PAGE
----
2010.05.12 Coal fuels my lawn mower
By DAVID GREEN
I bought a new coal-fired lawn mower a few weeks ago. It’s mostly powered by coal. According to an EPA website, my electricity is about 67 percent derived from coal, 15.6 percent nuclear, 13.7 percent gas, with a few smaller sources thrown in.
I don’t like the smell of gasoline-powered mowers and I’ve read about the extraordinary amount of pollution they create, but I have to use it every now and then in my yard. I have a lot of “bad grass” along with a heathy dose of dandelion and plantain that my human-powered reel mower can’t handle.
The reel does a great job part of the mowing season, but it needs a backup with my grass. This year my backup is powered with electricity, or dirty coal.
I read a lot of reviews before making my purchase. I started off with the goal of buying a mower with a rechargeable battery. I’m sure there are many people who will dispute this statement, but I think it’s too early to buy a cordless mower.
They’re very heavy, the batteries are very expensive to replace, there are apparently some longevity issues.
So I read about corded models and the positive reviews far outweigh the negative.
When I was a kid, I remember someone in my neighborhood had a cord coming out of his mower. I thought it was pretty odd. I’m living in that same neighborhood today and now I’m the odd one.
I’ve had a lot of stares over the last couple of years from kids who never knew there was such a thing as a lawn mower without a motor. Now it’s starting again with that strange purple cord (look, I wanted something with high visibility that I wouldn’t run over).
I knew where I would buy this machine so my choices were limited. I’m not going to push just any mower around the lawn when my back yard neighbor, Adam, owns the local hardware store. I would buy what Adam had to sell and he had just what I wanted: a Black and Decker model that got so many good reviews on the Amazon website. I’ll use Amazon to evaluate, then purchase locally.
In fact, I really appreciate the user reviews at Amazon. There’s a lot of good information and usage hints. There’s also entertainment as the gripers gripe and the lovers tell them they’re nuts.
You can’t top the guy who wrote a long treatise about Sayyid Qutb, the leading intellectual of the Egyptian Muslim Brotherhood.
“As Sayyid Qutb found when he lived in Greeley, Col., in the 1950s, Americans are obsessed with their lawns. He was offended by our desire for a lush lawn. He saw it as a character flaw of Americans, showing that we were decadent and corrupt spiritually.”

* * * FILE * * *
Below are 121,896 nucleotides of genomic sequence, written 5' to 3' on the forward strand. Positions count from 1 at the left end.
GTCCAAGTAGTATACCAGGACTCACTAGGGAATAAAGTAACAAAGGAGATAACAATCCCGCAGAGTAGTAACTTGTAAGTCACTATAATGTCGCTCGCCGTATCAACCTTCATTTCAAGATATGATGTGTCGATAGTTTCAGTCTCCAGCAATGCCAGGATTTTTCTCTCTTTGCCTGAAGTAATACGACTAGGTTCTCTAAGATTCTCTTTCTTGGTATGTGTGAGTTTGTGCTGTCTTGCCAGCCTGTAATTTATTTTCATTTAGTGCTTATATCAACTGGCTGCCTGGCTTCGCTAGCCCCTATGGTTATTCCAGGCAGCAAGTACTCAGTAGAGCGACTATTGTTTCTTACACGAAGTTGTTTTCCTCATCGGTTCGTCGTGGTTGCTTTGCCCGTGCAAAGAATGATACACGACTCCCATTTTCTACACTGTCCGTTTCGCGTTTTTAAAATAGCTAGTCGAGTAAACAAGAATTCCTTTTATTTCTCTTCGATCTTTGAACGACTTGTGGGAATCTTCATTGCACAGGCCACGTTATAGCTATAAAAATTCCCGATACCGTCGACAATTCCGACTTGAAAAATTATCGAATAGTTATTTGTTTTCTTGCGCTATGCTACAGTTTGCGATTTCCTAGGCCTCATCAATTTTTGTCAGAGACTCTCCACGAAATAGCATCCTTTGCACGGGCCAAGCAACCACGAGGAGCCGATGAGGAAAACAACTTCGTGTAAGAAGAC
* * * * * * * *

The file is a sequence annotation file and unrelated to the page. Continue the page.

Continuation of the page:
It’s all about lawns, this guy says, and it’s all about talking instead of fighting. “If we had just sat down and talked about our lawns and gardens, talked about what we hope for our daughters and wives, talked about how our past shows us the mistakes we’ve made....”
You can find it all in the Black & Decker mower reviews.
Many reviewers talked about the cord, of course, about the challenges of odd-shaped lawns and obstacles such as trees and fire hydrants and cable boxes.
That concerned me. I have four trees in the front yard alone and overall my lawn is no easy rectangular layout.
I read that you must start closest to the outlet and work your way out from there. I placed my order with Adam, but before it arrived, I mowed in my head. I worked through where I would start in the front and how I would proceed in the back, etc. I didn’t want to look like a fool when the real thing arrived.
I’ve used it for four mowings now—twice in back and twice for the remainder—and I think I’ve looked foolish no more than half a dozen times. Tripping over the cord, getting it twisted around my leg, getting trapped with nowhere to go but across the cord—it doesn’t happen often at all, and as the reviewers say, it takes some practice. My most recent outing was the smoothest yet.
Sometime when no one is looking, I’ve got to give this guy’s method a try: “My trick to managing the cord is to let a little slack hang off the right side handle-attachment, then run it up over my right shoulder, around the back of my neck, down my left shoulder, and under my left arm. I can manage the cord on turns with my left hip and left arm while my right hand holds the power switch, and the cord drags behind me and off to the side (out of the way for the return pass) as I do the straight-aways.”
Is this guy nuts or does he know the secret? It sounds better than my thoughts of constructing overhead wires like the old electric railroad routes.
My goal is for Adam to mention my name often to prospective customers. They’ll stop by the house and want to try it out. I’ll get them started and then I’ll head to the porch with a good book.
Or maybe I’ll think about Sayyid Qutb. He died in an Egyptian jail decades ago, but his writings still have a lot of influence with radical Muslims. If only we could have talked about our lawns.
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